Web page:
Figure 2 with 3 supplements see all
Optogenetic activation of embryonic trigeminal neurons triggers escape responses.

(A) Experimental setup for optogenetic stimulation and behavioural monitoring. IR, infrared. (B) Schematic of behavioural assay. (C) Opsin expression in trigeminal neurons in a Tg(isl2b:GAL4;UAS:CoChR-tdTomato) embryo at 1 dpf. Imaging field of view corresponds to black box in (B). A, anterior; D, dorsal; P, posterior; V, ventral. Scale bar 50 μm. (D) Tg(isl2b:GAL4;UAS:CoChR-tdTomato) embryos positioned in individual agarose wells. Behaviour was monitored at 1000 frames per second across multiple embryos (28–30 hpf; N = 69 ± 26 fish per opsin group, mean ± SD) subjected to 5 or 40 ms pulses of full-field illumination (470 or 590 nm, 4.5–445 μW/mm2) with a 15 s inter-stimulus interval. (E) Optogenetically-triggered escape responses detected from ΔPixel traces in the three embryos indicated in (D). Dotted line indicates maximum latency (200 ms) for a response to be considered optogenetically-triggered. (F,G) Response probability for transient (E) or stable (F) transgenic embryos expressing different opsins (mean ± SEM, across fish). Insets show response latency for 5 ms blue light pulses in CoChR-expressing embryos (median ± 95% CI, across fish). See also Figure 2—figure supplements 1 and 2 and Figure 2—video 1.

With blue light, CoChR elicited escapes at the highest response probability (65–100% at 112–445 μW/mm2; Figure 2F,G) and response latency decreased with increasing irradiance (insets in Figure 2F,G). As expected from its red-shifted absorption spectrum, ChrimsonR was the only cation channelrhodopsin to evoke escapes using amber light (~70% response probability at 322 μW/mm2; Figure 2F,GKlapoetke et al., 2014). Consistent with their respective red- and blue-shifted absorption spectra, GtACR1 triggered escapes upon amber and blue light stimulation whereas GtACR2 elicited responses only with blue light (Figure 2F,GGovorunova et al., 2015).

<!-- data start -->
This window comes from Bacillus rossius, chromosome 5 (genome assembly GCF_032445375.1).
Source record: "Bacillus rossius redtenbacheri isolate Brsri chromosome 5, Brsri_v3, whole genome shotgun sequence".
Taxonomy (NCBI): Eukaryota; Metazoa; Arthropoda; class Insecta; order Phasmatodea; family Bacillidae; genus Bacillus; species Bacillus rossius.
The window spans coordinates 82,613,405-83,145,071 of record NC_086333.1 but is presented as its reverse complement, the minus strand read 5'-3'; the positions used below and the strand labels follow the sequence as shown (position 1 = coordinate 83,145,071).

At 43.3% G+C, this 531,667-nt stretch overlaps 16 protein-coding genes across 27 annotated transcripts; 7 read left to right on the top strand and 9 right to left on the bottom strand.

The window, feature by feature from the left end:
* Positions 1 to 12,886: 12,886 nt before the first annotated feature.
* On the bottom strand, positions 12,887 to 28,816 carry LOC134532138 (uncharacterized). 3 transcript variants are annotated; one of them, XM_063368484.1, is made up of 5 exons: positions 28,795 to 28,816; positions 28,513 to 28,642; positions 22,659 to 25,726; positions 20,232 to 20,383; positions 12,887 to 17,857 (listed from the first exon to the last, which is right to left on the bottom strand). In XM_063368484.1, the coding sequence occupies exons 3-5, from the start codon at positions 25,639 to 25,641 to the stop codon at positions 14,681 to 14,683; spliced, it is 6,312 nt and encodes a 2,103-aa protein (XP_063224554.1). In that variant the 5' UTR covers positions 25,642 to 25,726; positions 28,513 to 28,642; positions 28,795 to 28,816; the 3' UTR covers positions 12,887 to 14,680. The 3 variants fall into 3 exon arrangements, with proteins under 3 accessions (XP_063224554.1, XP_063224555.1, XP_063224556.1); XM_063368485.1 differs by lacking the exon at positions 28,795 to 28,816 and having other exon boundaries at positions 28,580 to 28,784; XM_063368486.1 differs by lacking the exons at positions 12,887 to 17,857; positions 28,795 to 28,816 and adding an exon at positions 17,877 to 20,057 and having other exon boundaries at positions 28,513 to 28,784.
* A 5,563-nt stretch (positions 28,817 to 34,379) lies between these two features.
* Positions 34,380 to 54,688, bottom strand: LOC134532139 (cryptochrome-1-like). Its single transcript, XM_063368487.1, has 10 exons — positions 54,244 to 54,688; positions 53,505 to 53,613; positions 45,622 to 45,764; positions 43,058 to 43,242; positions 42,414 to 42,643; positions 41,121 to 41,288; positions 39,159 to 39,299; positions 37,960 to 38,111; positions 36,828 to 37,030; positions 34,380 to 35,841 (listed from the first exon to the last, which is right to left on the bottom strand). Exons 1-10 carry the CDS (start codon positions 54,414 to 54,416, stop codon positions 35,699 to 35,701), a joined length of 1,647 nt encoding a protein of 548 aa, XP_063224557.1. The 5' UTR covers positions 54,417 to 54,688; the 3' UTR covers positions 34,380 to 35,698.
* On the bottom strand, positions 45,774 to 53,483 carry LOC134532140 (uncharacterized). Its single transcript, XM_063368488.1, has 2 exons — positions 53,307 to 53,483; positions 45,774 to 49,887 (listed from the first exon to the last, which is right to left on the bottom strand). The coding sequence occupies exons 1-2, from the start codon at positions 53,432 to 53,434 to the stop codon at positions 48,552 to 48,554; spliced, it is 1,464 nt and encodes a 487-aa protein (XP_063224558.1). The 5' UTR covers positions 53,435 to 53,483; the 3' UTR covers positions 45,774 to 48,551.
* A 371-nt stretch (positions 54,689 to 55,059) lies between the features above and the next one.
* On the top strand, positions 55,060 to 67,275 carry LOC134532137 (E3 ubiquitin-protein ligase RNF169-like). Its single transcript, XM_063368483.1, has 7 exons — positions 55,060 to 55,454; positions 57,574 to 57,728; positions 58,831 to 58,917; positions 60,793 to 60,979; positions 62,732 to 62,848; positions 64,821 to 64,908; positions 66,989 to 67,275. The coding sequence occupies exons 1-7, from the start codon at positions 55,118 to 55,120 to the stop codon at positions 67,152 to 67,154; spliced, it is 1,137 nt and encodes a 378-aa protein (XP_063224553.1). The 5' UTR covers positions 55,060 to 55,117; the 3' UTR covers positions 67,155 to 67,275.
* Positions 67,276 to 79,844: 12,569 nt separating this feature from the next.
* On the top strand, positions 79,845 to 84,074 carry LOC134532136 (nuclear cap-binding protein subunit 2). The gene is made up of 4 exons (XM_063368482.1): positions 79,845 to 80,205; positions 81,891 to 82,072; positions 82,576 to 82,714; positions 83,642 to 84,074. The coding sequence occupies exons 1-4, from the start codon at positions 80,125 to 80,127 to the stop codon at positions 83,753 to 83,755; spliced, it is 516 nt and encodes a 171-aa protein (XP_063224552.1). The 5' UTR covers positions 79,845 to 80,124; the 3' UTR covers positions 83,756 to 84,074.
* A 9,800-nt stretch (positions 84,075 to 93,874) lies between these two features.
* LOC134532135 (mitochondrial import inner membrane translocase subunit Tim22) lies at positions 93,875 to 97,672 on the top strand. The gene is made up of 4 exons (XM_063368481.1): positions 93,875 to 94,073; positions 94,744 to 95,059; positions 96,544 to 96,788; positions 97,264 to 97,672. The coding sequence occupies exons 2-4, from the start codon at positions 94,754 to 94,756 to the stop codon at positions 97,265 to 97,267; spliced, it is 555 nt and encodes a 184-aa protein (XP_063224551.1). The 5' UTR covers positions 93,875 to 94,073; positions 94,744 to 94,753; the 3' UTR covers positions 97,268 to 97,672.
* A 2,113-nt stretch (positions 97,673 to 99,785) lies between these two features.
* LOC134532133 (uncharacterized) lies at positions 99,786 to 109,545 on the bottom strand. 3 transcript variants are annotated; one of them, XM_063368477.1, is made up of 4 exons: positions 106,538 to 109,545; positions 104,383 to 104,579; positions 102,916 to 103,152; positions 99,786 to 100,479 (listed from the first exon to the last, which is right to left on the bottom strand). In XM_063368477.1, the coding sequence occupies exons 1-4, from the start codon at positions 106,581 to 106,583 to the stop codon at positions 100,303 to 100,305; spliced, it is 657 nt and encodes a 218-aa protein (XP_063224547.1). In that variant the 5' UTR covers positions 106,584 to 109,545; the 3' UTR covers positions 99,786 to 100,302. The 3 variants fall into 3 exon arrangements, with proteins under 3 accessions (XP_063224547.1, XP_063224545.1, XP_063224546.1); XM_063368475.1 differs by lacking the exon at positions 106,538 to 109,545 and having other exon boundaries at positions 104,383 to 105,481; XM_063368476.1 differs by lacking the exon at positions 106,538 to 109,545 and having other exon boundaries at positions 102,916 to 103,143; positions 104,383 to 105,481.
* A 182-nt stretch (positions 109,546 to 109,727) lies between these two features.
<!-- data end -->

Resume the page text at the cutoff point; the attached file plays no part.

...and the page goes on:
Tail movements triggered by optogenetic activation of larval spinal motor neurons

Next, we compared the efficacy of cation channelrhodopsin lines to induce behaviour by activation of larval motoneurons, from which we would later record photocurrents. We used the Tg(mnx1:GAL4) transgene (Böhm et al., 2016) to target expression to spinal motor neurons (Figure 3A,B) and subjected head-restrained zebrafish (6 days post fertilisation, dpf; N = 28 ± 8 fish per group, mean ± SD) to either single light pulses (2 or 10 ms) or pulse trains at 20 or 40 Hz (Figure 3C,D and Figure 3—videos 1 and 2) while monitoring tail movements.

Figure 3 with 3 supplements see all
Optogenetic activation of larval spinal motor neurons triggers tail movements.